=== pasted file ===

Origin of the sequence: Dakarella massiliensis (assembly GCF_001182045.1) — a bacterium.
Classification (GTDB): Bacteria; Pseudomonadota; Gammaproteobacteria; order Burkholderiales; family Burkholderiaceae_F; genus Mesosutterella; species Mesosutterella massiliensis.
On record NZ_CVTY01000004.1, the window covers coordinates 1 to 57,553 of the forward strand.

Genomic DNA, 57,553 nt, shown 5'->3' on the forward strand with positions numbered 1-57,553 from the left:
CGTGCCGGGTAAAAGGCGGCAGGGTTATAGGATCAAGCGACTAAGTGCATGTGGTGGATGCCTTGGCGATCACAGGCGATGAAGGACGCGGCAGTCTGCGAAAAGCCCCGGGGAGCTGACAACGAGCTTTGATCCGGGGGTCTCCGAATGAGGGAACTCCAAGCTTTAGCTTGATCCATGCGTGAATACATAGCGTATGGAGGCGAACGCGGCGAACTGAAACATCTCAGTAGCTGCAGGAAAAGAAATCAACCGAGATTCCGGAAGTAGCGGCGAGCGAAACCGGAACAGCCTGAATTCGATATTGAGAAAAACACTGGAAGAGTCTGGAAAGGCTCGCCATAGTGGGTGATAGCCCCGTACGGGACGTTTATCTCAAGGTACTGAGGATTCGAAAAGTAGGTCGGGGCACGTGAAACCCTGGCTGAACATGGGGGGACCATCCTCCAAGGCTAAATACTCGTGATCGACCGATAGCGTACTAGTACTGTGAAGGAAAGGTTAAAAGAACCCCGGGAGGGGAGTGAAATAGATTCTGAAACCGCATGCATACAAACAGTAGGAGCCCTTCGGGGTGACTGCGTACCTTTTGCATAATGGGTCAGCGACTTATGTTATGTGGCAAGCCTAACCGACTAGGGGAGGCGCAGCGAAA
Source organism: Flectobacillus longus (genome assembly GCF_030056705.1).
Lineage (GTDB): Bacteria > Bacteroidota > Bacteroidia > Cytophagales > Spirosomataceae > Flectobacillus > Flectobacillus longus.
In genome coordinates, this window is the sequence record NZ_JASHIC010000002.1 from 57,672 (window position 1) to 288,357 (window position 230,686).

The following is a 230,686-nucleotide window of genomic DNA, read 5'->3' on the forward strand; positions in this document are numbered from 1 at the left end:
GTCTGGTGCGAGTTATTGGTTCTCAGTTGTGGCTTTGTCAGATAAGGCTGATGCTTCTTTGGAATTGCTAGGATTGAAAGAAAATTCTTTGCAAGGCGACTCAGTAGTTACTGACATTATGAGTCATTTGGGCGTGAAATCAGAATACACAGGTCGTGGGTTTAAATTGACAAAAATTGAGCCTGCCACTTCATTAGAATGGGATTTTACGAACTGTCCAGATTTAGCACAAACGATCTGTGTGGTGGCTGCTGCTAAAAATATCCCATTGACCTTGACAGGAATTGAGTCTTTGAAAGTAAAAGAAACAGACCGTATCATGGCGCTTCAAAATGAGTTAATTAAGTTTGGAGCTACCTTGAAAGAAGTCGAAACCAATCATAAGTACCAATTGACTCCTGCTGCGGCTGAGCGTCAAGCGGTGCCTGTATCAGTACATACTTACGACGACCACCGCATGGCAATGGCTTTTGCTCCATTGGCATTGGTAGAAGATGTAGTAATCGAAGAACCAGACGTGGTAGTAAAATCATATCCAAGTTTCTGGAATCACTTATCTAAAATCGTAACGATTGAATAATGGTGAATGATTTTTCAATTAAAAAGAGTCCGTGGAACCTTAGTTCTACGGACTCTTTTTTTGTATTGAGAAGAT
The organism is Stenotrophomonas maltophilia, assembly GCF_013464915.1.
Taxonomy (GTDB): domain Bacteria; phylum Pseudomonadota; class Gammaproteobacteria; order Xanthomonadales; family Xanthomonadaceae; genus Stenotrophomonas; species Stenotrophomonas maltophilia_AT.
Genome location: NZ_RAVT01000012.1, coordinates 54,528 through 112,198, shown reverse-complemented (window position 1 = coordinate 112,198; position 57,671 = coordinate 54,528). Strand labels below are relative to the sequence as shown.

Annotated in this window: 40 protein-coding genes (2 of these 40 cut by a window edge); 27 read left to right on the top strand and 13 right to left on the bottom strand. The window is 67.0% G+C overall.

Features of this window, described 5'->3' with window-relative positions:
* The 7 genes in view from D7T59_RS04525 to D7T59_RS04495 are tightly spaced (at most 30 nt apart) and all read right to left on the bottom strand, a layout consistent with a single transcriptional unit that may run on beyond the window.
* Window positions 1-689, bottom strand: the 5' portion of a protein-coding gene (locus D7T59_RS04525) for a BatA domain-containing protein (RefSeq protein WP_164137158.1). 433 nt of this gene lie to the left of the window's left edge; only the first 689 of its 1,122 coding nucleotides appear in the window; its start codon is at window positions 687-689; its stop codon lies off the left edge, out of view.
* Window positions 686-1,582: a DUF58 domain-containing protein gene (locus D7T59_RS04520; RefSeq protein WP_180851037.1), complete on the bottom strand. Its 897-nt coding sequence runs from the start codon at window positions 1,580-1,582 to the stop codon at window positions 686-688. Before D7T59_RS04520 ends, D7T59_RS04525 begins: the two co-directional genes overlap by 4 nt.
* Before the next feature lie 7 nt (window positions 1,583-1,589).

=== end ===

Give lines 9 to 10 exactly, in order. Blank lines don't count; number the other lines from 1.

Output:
The following is a 230,686-nucleotide window of genomic DNA, read 5'->3' on the forward strand; positions in this document are numbered from 1 at the left end:
GTCTGGTGCGAGTTATTGGTTCTCAGTTGTGGCTTTGTCAGATAAGGCTGATGCTTCTTTGGAATTGCTAGGATTGAAAGAAAATTCTTTGCAAGGCGACTCAGTAGTTACTGACATTATGAGTCATTTGGGCGTGAAATCAGAATACACAGGTCGTGGGTTTAAATTGACAAAAATTGAGCCTGCCACTTCATTAGAATGGGATTTTACGAACTGTCCAGATTTAGCACAAACGATCTGTGTGGTGGCTGCTGCTAAAAATATCCCATTGACCTTGACAGGAATTGAGTCTTTGAAAGTAAAAGAAACAGACCGTATCATGGCGCTTCAAAATGAGTTAATTAAGTTTGGAGCTACCTTGAAAGAAGTCGAAACCAATCATAAGTACCAATTGACTCCTGCTGCGGCTGAGCGTCAAGCGGTGCCTGTATCAGTACATACTTACGACGACCACCGCATGGCAATGGCTTTTGCTCCATTGGCATTGGTAGAAGATGTAGTAATCGAAGAACCAGACGTGGTAGTAAAATCATATCCAAGTTTCTGGAATCACTTATCTAAAATCGTAACGATTGAATAATGGTGAATGATTTTTCAATTAAAAAGAGTCCGTGGAACCTTAGTTCTACGGACTCTTTTTTTGTATTGAGAAGAT